Monday, September 14, 2009

La Piovra 5

the MhZ Network in the U.S. has just started airing the 5th series of La Piovra (The Octopus), the legendary Mafia series, which evidently had so much impact when first aired in Italy that it had an effect on the prosecution of the Mafia. MhZ actually first aired series 8 and 9 of La Piovra, which were "prequels" to the series as a whole, showing the youth of the series' primary villain, Tano Cariddi, and a post-WWII shift in the Mafia's Sicilian tactics. Series 8 and 9 were operatic and seductive: in spite of a melodramatic plot, the story and cinematography were compelling (and the villain of those two series was played to evil perfection by Luca Zingaretti, better known for a much more sympathetic role as Salvo Montalbano in the TV series made from Andrea Camilleri's novels). When the public TV station began airing the original series, 1-4, we were treated to the best known of the series' heroes, Corrado Cattani, played by Michele Placido with an intensity that today seems quite melodramatic but surely was more effective in the era of its original broadcast. Nevertheless, we were relieved last spring when, at the end of La Piovra season 4, Corrado was definitively killed off (overkill even, one might say, so dramatic was his death). With season 5 we enter a new era, featuring Corrado's last collaborator and lover, Judge Silvia Conti, played by Patricia Millardet, and a new undercover cop, Davide Licata, played in a less cool, rougher style than Placido's Corrado by Vittorio Mezzogiorno. But the heart of the series (since season 3) has been Tano, played with brilliant reticence by Remo Girone. The technical aspects of season 5 are also more compatible with current TV technology, so the image is clearer and brighter. The plot has moved on to a new Mafia hierarchy, with the defection of one don at the end of season 4 and the arrest of several more at the beginning of season 5, and with new corporate "fellow travellers" as well as some carried over from season 4. All in all, an auspicious beginning to the 5-episode, 500 minute series and for the rest of the 10-series saga. MhZ has provided a genuine public service for U.S. viewers, having brought not only La Piovra but also the amazing Finnish series Raid, the current Varg Veum series from Norway, the current Wallander series from Sweden as well as the Wallanders made in Sweden from the original Wallander books, the comprehensive Maigret series from France (starring Bruno Cremer, who is a Swiss villain in La Piovra), both the Martin Beck series from Sweden (from the Sjöwall/Wahlöö novels and from the extension of the characters into new stories), one of the Tatort series from Germany (the one set in Cologne), a couple of series from Australia (Murder Call and Water Rats), Omicidi from Italy, and probably some others that I've forgotten to mention. Too bad their signal has been hard to get, though the situation is now improving with satellite, cable systems, and (it seems) some future Web presence.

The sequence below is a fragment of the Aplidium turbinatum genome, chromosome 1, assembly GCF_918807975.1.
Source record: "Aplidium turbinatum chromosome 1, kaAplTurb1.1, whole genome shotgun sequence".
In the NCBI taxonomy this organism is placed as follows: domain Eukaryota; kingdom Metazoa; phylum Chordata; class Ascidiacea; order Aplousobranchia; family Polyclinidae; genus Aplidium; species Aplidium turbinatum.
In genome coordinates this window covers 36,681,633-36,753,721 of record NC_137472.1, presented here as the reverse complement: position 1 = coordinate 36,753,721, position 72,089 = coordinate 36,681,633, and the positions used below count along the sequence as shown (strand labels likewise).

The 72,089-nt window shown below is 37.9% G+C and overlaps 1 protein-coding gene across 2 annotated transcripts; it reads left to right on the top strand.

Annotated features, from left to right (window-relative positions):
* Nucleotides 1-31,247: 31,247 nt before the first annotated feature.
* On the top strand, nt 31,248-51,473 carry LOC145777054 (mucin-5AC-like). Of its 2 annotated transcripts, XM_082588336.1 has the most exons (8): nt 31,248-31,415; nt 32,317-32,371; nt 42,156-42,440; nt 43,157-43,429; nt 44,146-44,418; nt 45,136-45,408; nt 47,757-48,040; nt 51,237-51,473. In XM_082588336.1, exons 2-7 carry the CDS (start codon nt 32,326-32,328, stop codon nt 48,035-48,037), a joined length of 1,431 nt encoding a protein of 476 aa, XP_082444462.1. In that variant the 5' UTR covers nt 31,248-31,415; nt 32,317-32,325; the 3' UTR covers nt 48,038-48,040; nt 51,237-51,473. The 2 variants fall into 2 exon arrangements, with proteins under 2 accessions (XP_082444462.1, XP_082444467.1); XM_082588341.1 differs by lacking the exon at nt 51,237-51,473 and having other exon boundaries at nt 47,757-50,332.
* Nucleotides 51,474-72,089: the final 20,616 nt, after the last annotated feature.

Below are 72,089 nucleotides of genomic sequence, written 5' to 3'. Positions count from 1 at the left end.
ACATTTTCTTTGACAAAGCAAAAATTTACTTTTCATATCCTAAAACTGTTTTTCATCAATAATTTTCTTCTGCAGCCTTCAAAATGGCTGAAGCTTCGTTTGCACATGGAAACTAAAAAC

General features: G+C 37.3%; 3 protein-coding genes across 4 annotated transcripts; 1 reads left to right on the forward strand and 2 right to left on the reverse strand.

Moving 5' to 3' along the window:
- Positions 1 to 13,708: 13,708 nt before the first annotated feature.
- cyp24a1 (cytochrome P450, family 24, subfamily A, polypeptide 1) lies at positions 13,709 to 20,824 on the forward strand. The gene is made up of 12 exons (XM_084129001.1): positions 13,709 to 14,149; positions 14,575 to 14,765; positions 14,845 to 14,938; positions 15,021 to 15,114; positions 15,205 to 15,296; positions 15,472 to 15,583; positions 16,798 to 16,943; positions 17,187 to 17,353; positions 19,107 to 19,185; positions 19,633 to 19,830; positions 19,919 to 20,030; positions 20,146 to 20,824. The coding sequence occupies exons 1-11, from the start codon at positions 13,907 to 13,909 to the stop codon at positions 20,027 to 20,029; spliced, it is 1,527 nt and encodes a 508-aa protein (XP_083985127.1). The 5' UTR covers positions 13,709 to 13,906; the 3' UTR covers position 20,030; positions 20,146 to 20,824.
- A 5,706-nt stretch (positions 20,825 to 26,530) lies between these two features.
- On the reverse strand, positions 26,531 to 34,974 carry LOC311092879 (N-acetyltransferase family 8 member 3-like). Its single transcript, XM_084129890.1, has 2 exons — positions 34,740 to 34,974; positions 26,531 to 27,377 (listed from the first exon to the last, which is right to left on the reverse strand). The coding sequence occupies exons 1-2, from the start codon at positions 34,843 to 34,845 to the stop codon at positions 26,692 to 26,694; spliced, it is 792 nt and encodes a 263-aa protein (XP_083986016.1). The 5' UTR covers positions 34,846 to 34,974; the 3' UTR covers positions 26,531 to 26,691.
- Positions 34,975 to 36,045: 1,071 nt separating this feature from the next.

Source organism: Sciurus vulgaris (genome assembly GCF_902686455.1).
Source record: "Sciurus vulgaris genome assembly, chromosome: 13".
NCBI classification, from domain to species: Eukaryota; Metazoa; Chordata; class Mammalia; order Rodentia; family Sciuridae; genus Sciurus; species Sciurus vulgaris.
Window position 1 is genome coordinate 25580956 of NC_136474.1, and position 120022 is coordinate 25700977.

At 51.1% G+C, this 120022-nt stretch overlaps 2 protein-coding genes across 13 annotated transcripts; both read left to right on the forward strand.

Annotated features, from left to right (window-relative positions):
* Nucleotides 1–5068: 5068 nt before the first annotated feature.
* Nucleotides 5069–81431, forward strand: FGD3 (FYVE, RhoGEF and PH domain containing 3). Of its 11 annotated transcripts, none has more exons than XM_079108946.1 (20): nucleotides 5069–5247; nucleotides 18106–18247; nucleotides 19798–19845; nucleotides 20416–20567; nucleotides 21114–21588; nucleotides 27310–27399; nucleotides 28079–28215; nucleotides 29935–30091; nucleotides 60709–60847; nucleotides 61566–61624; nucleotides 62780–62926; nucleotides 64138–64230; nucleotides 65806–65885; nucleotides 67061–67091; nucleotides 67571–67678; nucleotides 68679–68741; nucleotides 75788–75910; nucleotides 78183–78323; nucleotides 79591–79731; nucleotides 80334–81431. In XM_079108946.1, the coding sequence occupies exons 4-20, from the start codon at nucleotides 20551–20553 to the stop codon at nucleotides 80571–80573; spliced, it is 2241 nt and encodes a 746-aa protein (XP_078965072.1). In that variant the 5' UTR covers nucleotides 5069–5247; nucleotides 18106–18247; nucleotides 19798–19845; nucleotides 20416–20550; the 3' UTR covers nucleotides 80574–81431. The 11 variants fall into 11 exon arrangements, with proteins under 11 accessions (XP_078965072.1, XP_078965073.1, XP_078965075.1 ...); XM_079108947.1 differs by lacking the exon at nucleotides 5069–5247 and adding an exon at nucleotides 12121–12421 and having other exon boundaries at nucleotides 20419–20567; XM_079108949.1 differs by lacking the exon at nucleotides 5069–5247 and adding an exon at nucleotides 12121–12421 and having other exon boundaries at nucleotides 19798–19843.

1 comment:

Anonymous said...

I love Piovra, have become completely hooked on it since it began airing in our area about a year ago. Actually, I was very moved by Cattani's death sequence--it's big, and sheds realism somewhat to frame his end in terms of an almost 'grand-opera' style of climax; in fact the whole sequence of series 4's last episode contain operatic elements, most particularly the penuktimate sequence involving Tano's murder of his young wife Ester and his subsequent arrest. i find the playing in this to be incredibly emotionally reverbative by all, and especially Girone, Placido, and the actress portraying Silvia Conti.
Interesting to see that MHz preceded the Cattani installments by showing the 'prequel' series 8; our area didn't begin getting the channel on digital broadband until the beginning of Series 1. I've eagerly devoured the show up to, and through, series 6, and am just as eager to continue on through 7. I agree that MHz is to be thanked for giving American audiences the chance to experience an excellent and utterly fascinating 'crime' show that stands well outside and above the forms of the genre that most of us are accustomed to seeing on television.